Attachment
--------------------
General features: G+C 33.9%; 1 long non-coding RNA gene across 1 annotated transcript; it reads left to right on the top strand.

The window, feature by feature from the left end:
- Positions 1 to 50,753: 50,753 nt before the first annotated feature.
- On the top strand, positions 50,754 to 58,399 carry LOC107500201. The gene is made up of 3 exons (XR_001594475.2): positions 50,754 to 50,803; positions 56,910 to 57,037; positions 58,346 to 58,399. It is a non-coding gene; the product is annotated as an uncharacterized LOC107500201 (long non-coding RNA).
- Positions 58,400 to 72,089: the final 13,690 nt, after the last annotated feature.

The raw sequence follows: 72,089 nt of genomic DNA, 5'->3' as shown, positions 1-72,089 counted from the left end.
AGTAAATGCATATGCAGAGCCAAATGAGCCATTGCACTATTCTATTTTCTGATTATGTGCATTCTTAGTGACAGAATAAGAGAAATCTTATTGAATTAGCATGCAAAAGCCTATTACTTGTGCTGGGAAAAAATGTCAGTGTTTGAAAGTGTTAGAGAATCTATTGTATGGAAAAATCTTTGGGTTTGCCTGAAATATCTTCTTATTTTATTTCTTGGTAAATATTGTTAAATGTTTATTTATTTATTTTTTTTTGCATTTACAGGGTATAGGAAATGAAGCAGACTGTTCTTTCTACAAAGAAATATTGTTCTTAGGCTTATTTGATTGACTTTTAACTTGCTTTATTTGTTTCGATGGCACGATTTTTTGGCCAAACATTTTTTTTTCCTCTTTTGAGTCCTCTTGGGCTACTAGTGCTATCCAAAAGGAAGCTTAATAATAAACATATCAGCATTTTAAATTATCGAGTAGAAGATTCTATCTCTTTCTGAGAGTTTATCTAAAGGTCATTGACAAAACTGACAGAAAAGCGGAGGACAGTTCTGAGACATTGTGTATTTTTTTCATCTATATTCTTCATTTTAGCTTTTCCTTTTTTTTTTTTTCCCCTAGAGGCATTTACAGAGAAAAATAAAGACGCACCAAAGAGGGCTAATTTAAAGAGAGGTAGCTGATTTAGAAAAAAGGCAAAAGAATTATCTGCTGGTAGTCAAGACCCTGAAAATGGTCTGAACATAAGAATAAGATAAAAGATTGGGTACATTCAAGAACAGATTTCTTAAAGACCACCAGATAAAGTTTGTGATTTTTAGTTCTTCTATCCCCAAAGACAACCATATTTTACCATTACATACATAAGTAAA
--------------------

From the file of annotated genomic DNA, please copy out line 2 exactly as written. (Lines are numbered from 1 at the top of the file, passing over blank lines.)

The window, feature by feature from the left end: